We all have our very own personal battles; whether it is AIDS, sexual identity, PTSD, or breast cancer. Our restless souls find it hard to accept the fact that something has gone wrong, some irreversible damage beyond repair. When Michael Jackson was called “Wacko Jacko” and literally labeled a freak, he still didn’t stop from turning the world upside down as he moonwalked and sang his heart out. Demi Lovato struggled with bulimia and sexual abuse, River Phoneix barely fit in the society and dealt uncomfortably with fame, and Marilyn Monroe lost her grasp on reality as she mixed prescription drugs washing them down with whiskey. It’s not just about celebrities or else this article would be shallow.
Many people have gone through their own personal conflicts, whether it was a major thing like a suicide attempt, a rape, or a mugging, or an emotionally abusive relationship leading to heartbreak. Some of these people are doomed in the eyes of society. Artists who go for drugs are usually just too damn rich to think straight. Others are called cowards, going for the easy choice of drugs instead of being an inspirational character and using their fame in favor of promoting a philanthropist lifestyle and thinking. When these celebrities reach the peak of their fame, they skyrocket, but when they fall, they stagger to the ground and the whole world is happy to attack them, to be part of the accuse-fest.
It’s so hard being a survivor. Some people claim to be outsiders when they are young just to get more attention and empathy, but some are really traumatized by their experience as freakish teens and children. Yet, it is not about being labeled a freak, but how to survive the categorizing and move on from where you stood.
Stephen Spielberg suffered antisemitism in his suburban Phoenix, Az. neighborhood. Madonna was raped when she first moved to New York, only nineteen years of age, Winona Ryder was beaten up by a group of bullies during high school, and Jesse Eisenberg was mugged one night in New York, slammed into a concrete pillar. The examples are endless, plane crash survivors, kidnapping victims, sexual abuse survivors, people who have had their insides out yet moved to the other side. They reached the safe harbor and there they are either guiding the others on how to step onto the railing, or just sailing away into their own journey.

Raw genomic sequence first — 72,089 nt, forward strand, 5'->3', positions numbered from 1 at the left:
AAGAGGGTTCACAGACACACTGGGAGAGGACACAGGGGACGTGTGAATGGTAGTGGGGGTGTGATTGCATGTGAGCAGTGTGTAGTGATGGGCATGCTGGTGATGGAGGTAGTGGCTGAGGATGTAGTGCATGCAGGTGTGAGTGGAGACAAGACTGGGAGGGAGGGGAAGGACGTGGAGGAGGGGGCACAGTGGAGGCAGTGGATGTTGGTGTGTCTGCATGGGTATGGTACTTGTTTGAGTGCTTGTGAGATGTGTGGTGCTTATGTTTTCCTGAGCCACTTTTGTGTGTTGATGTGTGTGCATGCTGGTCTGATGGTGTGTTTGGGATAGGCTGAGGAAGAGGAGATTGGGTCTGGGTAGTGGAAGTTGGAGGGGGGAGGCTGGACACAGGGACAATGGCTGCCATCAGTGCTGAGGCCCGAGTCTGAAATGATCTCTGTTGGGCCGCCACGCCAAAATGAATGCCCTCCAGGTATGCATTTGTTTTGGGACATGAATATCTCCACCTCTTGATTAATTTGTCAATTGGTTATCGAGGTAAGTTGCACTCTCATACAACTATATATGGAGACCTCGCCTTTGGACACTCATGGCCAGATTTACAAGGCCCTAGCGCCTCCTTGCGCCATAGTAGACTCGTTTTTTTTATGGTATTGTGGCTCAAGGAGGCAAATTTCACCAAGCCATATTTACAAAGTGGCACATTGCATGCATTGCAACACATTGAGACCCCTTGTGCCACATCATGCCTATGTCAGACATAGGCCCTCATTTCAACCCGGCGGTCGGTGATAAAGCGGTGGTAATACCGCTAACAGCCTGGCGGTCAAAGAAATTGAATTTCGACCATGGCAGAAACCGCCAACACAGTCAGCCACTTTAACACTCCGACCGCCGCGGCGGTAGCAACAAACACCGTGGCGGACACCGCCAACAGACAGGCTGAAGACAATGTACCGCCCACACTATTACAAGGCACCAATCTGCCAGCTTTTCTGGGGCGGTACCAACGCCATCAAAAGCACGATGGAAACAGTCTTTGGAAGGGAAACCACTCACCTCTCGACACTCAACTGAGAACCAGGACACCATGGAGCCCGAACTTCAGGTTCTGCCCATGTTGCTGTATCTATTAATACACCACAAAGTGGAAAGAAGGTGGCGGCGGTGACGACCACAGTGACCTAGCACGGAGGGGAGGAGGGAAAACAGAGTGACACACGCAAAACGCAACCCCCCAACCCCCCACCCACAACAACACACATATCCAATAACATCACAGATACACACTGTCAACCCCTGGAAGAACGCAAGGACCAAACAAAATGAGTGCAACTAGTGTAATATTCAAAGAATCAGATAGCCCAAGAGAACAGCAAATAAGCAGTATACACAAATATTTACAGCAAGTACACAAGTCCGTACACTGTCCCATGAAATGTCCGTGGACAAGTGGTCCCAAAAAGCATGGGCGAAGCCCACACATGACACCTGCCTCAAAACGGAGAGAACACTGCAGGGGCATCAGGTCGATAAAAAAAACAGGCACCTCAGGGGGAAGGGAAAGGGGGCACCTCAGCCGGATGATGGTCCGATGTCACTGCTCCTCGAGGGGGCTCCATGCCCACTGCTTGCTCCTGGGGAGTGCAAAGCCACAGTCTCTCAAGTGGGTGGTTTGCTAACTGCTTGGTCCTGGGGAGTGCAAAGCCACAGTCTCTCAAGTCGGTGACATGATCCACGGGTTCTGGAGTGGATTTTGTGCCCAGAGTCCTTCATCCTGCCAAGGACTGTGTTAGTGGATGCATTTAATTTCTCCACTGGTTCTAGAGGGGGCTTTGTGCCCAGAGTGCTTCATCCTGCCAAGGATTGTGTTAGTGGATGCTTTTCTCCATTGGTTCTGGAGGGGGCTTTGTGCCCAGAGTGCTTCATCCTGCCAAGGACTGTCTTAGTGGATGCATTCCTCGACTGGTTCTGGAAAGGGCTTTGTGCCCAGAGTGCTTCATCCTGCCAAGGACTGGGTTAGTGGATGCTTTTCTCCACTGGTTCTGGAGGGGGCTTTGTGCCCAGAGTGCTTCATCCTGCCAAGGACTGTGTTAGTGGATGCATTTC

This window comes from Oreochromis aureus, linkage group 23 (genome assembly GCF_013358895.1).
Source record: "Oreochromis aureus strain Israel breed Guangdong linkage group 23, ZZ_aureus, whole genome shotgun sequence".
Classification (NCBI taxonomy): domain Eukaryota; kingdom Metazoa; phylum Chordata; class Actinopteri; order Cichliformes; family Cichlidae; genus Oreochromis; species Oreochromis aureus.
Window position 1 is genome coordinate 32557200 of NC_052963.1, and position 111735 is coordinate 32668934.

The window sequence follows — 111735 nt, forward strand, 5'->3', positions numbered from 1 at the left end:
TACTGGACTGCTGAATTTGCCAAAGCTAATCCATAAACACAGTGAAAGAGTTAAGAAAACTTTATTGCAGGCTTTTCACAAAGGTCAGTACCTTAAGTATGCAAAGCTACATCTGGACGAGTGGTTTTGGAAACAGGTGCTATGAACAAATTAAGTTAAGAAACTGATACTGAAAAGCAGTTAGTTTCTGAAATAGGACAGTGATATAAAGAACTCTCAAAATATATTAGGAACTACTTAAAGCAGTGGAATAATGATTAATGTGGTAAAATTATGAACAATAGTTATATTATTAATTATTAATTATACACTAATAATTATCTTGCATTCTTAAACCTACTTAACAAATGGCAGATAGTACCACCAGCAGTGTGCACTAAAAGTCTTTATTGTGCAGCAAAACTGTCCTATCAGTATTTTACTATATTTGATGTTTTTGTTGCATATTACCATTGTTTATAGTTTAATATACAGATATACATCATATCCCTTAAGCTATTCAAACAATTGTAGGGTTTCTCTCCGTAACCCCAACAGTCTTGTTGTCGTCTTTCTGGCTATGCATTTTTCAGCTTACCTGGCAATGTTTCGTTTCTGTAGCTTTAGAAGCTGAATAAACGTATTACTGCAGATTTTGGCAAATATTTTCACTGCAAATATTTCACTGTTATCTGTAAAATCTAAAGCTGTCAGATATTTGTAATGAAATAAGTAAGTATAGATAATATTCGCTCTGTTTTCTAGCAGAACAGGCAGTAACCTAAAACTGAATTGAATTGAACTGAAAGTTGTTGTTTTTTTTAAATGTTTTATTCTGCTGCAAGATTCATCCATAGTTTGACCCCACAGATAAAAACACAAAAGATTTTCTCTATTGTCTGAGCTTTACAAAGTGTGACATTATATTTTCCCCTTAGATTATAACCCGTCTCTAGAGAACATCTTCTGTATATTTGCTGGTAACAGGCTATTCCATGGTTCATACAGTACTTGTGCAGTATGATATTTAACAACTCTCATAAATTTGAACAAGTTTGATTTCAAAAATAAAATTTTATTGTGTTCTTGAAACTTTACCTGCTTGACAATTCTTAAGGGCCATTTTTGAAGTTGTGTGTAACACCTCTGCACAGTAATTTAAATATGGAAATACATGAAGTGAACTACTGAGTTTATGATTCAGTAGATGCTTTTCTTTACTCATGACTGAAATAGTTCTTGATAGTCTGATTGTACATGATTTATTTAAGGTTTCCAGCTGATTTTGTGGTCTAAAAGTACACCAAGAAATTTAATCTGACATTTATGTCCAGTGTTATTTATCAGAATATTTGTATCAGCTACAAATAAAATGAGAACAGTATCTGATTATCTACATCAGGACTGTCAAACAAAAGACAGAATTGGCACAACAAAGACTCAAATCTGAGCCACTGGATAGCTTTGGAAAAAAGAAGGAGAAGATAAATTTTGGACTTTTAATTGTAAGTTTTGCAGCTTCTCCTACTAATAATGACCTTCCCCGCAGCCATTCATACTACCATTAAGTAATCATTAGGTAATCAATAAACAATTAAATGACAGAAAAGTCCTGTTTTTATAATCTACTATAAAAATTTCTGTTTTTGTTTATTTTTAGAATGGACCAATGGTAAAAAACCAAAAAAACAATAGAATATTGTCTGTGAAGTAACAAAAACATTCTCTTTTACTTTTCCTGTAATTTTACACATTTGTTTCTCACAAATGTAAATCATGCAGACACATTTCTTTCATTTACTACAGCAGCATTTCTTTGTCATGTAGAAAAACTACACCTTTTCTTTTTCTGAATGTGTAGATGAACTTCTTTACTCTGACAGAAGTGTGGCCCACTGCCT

Survivors of the Columbine High School Massacre, families of the 9/11 victims, survivors of Tazmamart Prison in Morocco, and recently survivors of the Sandy Hook Elementary School Shooting –the Newtown Shooting- are among the few brave in the world who crossed the thin line between danger and safety. Those who haven’t been cocooned enough in their shells only to have them broken by a gigantic force of fate, if you believe in fate.
No matter how safe we think we are, we can still reach the same alienation that Kurt Cobain felt when he pointed a shotgun at his chin and BOOM! We can still cry with Demi Lovato when she sang “Warrior,” we can relate to Dostoevsky’s Memoirs from the House of The Dead as he told us of his –among others’- suffering in a Siberian prison camp.
Some people couldn’t make it and chose to end their lives, unable to cope with the tragedies of the world, unable to put their demons to rest. As a depression survivor and a struggling writer in a country on the verge of collapse, torn between terrorism and uprisings, I make an ode to all those fighters. I keep the ones who couldn’t make it in my dreams, I pray they found the grass greener on the other side and I try to connect to all those survivors out there, seeking compassion and trying not to feel so alone. I choose to let that fear wash over me and only then I am free.
Written by: Jaylan Salah
Survivors of Newtown Shooting battle PTSD